Yet a U.S. federal court is currently being asked by plaintiffs in a lawsuit to compel ICANN to seize control of the ccTLDs of Iran (.IR), Syria (.SY) and North Korea (.KP) to satisfy judgements against those nations. At stake is the fate of three entire namespaces, despite there being virtually no functioning websites in North Korea.
This raises legitimate questions about Internet governance. In blockchain-based DNS, federal courts have no agency. Even in the case of BitsharesDNS, where the underlying technology is being developed by a for-profit company, it seems that they cannot be compelled to intervene because they simply don't have that capability.
Who is that domain name registered to? It's a question many would like to know. Registration data is generally stored by the registry operator, and can be accessed using a protocol called WHOIS. Providing accurate information including name, street address and phone number is required by ICANN. Failure to comply is grounds for forfeiting the domain name.
The status quo is convenient for law enforcement to help locate lawbreakers. It also makes life easier for intellectual property holders to identify those who they believe to be infringing. The current system is also of great benefit to prospective buyers who wish to negotiate a domain name sale, or potentially anyone interested in contacting the domain owner. But the status quo offers no good options for individual registrants to protect their private information.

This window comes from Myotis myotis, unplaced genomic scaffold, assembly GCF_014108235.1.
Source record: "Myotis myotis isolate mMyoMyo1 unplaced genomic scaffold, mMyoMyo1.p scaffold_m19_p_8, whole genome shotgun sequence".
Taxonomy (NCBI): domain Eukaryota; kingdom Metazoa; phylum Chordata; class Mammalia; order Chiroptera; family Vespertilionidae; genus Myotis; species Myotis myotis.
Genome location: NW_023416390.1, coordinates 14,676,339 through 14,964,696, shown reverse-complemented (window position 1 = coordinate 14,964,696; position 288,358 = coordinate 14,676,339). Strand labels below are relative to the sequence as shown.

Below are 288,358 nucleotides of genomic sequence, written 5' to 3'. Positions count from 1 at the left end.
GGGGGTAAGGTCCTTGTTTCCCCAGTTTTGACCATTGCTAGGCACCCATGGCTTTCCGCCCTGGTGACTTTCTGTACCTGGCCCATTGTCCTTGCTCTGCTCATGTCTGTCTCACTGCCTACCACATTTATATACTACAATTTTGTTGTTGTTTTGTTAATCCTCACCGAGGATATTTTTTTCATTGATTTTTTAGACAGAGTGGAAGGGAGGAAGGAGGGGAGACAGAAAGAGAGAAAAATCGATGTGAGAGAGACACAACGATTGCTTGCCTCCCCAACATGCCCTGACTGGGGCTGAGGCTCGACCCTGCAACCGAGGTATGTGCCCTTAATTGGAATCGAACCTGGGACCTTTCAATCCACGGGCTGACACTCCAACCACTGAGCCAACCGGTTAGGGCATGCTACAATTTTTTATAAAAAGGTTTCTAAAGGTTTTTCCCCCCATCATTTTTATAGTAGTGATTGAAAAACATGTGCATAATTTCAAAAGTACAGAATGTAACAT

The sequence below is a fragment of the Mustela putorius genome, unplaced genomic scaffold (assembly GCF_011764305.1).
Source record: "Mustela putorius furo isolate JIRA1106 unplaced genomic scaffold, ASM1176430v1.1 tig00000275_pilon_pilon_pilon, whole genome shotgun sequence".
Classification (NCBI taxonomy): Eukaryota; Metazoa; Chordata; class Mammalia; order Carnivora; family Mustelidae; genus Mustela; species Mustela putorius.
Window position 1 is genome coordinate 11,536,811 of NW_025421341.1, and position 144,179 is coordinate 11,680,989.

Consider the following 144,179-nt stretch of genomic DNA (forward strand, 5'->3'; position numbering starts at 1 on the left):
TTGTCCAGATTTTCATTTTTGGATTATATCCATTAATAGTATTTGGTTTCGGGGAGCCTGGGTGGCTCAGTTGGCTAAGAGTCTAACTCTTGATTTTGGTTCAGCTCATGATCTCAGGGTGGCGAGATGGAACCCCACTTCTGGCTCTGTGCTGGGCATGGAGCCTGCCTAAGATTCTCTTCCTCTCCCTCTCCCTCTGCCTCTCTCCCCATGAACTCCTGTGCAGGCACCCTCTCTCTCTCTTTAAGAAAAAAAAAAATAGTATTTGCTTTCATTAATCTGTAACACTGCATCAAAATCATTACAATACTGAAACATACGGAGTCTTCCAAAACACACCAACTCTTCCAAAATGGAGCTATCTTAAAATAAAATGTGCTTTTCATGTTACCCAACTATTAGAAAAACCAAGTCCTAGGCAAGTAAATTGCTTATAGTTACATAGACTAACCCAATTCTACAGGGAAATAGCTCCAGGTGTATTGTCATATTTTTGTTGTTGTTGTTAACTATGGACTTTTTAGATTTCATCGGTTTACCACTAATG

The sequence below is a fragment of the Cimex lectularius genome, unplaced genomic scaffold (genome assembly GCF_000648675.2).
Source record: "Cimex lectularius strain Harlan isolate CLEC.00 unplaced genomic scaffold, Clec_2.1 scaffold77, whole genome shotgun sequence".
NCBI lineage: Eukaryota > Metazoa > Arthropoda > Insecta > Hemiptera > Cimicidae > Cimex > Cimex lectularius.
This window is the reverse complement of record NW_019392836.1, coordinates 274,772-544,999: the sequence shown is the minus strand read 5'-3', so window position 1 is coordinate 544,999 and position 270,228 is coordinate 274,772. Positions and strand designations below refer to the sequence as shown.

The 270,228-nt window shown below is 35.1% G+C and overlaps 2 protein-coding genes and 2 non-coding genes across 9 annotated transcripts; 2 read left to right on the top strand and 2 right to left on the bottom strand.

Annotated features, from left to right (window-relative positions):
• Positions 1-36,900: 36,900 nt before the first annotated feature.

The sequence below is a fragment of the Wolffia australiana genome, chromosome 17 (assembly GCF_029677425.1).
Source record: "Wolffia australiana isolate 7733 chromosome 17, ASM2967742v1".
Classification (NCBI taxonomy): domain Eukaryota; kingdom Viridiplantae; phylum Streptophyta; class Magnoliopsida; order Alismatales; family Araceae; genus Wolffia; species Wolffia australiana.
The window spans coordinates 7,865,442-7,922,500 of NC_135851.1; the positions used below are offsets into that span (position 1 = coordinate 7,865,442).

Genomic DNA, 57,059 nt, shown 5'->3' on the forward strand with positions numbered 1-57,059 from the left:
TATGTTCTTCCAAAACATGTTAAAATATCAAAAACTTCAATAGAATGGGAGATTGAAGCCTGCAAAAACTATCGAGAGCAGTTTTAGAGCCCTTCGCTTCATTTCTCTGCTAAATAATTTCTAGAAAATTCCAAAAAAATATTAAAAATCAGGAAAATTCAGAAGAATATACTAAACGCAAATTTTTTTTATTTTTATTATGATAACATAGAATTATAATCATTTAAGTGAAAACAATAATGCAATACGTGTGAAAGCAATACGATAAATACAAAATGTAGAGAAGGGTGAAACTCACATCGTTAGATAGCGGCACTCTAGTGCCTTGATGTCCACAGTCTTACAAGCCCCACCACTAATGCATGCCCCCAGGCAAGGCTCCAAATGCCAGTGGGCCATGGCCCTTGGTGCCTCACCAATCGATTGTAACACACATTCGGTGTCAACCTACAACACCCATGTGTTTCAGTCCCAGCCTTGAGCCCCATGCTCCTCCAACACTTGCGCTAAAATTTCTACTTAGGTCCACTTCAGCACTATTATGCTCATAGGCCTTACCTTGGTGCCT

In fact, the current scheme has serious disadvantages for individuals. We make this distinction between individual and corporate registrants because the latter can use corporate contact info and no personal information is exposed. Individual domain owners are often targets for scammers because their personal information is required to be public. For example, an easy way to bootstrap a botnet intended for mass spamming is to harvest the millions of email addresses publicly available in WHOIS records.
Over the years registrars began to sell private registration services. This service typically involves replacing the ownership data on the official WHOIS record with that of the registrar. This scheme unfortunately requires even more trust be extended.